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Information from ASA on (1) Joint Commission Requirements and (2) Anesthesia Information Managment Systems

INFORMATION FROM ASA ON (1) JOINT COMMISSION REQUIREMENTS AND (2) ANESTHESIA INFORMATION MANAGMENT SYSTEMS

June 13, 2011

   (1) Joint Commission/CMS Hospital Interpretive Guidelines

American Society of Anesthesiologists members have access to an up-to-date set of policy templates and implementation forms that will help their hospitals satisfy The Joint Commission’s requirements for anesthesia services. More precisely, the templates will be useful in ensuring compliance with Medicare’s Conditions of Participation for hospitals, which TJC has “deemed authority” to enforce. The Conditions of Participation themselves are broad principles made operational through the instructions to surveyors known as “Interpretive Guidelines.”

You may wish to consult the full text of the Interpretive Guidelines for anesthesia services and the January 14, 2011 Memorandum from CMS elaborating on some of the principles of the Interpretive Guidelines. They direct TJC, Medicaid and other hospital surveyors to check for the adoption of a number of policies and for specific content of certain records. TJC may add other requirements. Adoption and implementation of the requisite policies is the hospital’s responsibility, but the cooperation of the anesthesiologists is to everyone’s advantage.

An ASA ad hoc committee, chaired by Beverly K. Philip, MD, Professor of Anaesthesia at Harvard Medical School, and assisted by members of the Committee on Quality Management and Departmental Administration developed the templates for the required policies and records.

Note that these resources do not constitute legal advice and are not official ASA policy. They are, however, committee work products and should provide guidance in any necessary transitions as a result of last year’s modifications to the Interpretive Guidelines. They may be downloaded individually from www.asahq.org by ASA members.

1 - Introduction to the CMS Hospital COP Interpretive Guidelines

The introductory document highlights the affirmation by CMS of the principle that anesthesia and analgesia are on a single continuum. Some of the COP regulations apply only when “anesthesia” is administered. Each hospital, therefore, must establish policies and procedures, based on nationally recognized guidelines, that address whether specific clinical situations involve “anesthesia” or “analgesia.”

The Introduction also summarizes the committee’s templates and reminds anesthesiologists that they should take the initiative in working with their hospital’s Medical Executive Committee. All anesthesia departments and hospitals should review these templates, forms and resources with appropriate legal counsel and make their own determinations as to how to adapt them to their particular hospital setting, in compliance with federal and state laws and regulations.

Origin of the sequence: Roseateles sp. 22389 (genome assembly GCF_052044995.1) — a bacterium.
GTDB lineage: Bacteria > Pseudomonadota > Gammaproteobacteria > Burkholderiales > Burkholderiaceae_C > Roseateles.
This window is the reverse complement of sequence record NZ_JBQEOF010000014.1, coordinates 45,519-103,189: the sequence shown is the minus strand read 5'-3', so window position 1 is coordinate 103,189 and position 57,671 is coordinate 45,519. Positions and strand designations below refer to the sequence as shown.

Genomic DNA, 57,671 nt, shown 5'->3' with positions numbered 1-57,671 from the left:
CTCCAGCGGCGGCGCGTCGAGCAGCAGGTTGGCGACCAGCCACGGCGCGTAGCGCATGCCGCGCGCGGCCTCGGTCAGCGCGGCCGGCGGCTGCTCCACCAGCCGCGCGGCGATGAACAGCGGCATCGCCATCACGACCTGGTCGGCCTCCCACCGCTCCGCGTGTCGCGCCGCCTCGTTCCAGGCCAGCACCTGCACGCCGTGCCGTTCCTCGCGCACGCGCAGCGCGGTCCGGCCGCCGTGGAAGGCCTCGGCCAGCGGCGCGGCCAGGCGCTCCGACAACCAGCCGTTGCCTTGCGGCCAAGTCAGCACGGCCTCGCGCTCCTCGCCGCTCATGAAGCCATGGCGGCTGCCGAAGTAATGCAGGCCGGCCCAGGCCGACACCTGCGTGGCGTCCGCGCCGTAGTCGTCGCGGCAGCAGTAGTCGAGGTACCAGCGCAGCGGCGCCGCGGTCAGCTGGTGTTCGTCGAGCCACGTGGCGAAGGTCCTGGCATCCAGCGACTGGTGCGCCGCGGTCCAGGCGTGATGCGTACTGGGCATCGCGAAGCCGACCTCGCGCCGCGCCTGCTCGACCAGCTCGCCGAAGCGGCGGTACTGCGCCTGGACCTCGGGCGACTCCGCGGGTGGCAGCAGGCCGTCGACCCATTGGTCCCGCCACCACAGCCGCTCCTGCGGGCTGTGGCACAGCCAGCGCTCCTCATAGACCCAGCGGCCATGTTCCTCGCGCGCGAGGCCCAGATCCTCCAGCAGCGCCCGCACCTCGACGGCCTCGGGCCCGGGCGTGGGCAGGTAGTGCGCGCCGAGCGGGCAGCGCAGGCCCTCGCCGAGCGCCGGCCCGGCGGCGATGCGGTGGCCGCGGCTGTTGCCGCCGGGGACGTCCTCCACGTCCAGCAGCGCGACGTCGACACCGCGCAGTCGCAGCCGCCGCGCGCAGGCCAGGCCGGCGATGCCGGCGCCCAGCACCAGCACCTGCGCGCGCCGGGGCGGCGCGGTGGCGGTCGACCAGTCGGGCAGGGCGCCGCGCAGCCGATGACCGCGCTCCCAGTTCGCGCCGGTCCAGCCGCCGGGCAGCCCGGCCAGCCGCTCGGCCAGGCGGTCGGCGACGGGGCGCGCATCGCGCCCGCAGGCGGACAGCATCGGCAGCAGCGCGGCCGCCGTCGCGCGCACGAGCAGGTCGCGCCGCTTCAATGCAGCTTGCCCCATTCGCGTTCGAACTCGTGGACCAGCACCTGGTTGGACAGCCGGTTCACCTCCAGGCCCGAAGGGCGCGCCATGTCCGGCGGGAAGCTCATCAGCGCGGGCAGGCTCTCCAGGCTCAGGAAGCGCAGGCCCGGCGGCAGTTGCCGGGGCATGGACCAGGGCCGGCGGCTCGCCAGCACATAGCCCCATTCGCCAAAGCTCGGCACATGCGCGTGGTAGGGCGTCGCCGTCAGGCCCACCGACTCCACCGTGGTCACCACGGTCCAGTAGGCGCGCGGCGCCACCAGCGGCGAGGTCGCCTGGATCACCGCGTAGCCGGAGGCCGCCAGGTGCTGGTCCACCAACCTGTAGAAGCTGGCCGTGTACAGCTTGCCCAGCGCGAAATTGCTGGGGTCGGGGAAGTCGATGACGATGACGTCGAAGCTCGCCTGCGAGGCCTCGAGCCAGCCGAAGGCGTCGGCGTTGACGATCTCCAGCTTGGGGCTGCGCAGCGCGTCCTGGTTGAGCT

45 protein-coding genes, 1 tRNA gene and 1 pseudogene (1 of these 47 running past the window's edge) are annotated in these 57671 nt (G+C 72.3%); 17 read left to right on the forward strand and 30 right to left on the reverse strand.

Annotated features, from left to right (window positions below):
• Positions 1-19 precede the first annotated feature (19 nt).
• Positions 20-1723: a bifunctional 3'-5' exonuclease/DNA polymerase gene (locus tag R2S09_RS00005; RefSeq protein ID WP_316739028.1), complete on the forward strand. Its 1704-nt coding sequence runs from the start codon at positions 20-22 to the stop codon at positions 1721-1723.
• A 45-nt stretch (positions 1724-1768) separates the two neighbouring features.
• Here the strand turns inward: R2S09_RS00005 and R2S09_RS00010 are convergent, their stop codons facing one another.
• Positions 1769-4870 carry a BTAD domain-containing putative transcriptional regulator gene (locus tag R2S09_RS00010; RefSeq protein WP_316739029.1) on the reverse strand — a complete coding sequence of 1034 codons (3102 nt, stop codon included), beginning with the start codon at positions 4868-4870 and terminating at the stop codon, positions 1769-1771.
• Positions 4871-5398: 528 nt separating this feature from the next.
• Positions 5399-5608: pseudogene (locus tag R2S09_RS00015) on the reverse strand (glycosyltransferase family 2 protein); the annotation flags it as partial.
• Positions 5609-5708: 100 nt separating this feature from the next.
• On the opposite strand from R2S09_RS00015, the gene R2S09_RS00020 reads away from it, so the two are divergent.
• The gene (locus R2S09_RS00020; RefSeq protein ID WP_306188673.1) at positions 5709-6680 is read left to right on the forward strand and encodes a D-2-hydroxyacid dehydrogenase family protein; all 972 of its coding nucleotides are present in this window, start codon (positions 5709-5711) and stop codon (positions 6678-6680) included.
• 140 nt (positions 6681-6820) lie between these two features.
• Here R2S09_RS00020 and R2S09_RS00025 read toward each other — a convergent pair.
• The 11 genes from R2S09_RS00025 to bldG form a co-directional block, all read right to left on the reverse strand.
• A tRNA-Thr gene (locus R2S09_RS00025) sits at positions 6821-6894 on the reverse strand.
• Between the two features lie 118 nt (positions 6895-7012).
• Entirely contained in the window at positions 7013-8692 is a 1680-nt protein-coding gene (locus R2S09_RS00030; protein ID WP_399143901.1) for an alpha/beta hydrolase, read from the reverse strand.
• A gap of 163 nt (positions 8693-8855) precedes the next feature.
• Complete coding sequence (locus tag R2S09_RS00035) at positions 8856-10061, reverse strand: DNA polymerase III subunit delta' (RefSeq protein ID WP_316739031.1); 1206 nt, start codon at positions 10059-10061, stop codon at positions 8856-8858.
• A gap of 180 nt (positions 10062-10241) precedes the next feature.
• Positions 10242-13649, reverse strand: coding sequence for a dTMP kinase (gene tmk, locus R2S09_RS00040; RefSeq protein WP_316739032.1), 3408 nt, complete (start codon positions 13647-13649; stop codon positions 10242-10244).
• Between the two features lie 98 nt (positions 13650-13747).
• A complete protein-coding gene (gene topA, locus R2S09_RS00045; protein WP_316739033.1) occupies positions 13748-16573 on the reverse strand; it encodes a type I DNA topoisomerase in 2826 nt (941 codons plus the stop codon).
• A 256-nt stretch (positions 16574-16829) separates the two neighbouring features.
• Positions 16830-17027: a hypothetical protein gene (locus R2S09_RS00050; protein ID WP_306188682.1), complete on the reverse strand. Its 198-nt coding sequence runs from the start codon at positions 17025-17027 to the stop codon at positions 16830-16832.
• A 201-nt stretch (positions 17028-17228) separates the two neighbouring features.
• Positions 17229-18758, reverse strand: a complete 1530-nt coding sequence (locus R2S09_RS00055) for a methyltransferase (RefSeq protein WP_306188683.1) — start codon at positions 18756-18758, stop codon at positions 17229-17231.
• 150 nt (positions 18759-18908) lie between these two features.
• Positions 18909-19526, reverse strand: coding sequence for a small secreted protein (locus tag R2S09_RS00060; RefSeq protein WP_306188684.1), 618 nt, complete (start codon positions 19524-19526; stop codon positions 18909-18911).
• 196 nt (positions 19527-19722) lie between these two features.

2 - Scope of Anesthesia Services Policy

“Anesthesia services throughout the hospital (including all departments in all campuses and off-site locations where anesthesia services are provided) must be organized into one anesthesia service, under the direction of a qualified doctor of medicine (MD) or doctor of osteopathy (DO).” (COP Regulations §482.52)

The COP Interpretive Guidelines require anesthesia departments to address the circumstances under which an MD or DO who is not an anesthesiologist, a dentist, oral surgeon or podiatrist is permitted to administer anesthesia. Furthermore, the hospital must monitor quality and safety indicators for all anesthesia and analgesia services.

In states that have not opted out of the requirement of physician supervision of nurse anesthetists, medically-directing anesthesiologists are considered “immediately available” when needed by a CRNA under the anesthesiologist’s supervision only if he/she is physically located within the same area as the CRNA, e.g., in the same operative suite, or in the same labor and delivery unit, or in the same procedure suite, and not otherwise occupied in a way that prevents him/her from immediately conducting hands-on intervention, if needed.” (§482.52(a) and (c)). Remember that this is in the hospital regulations, and that the rules for billing medical direction are separate and distinct.

3 - Director of Anesthesia Services Policy

The Director of Anesthesia Services is responsible for “directing the administration of all anesthesia services, including anesthesia and analgesia, throughout the hospital (including all departments in all campuses and off-site locations where anesthesia services are provided).” (§482.52)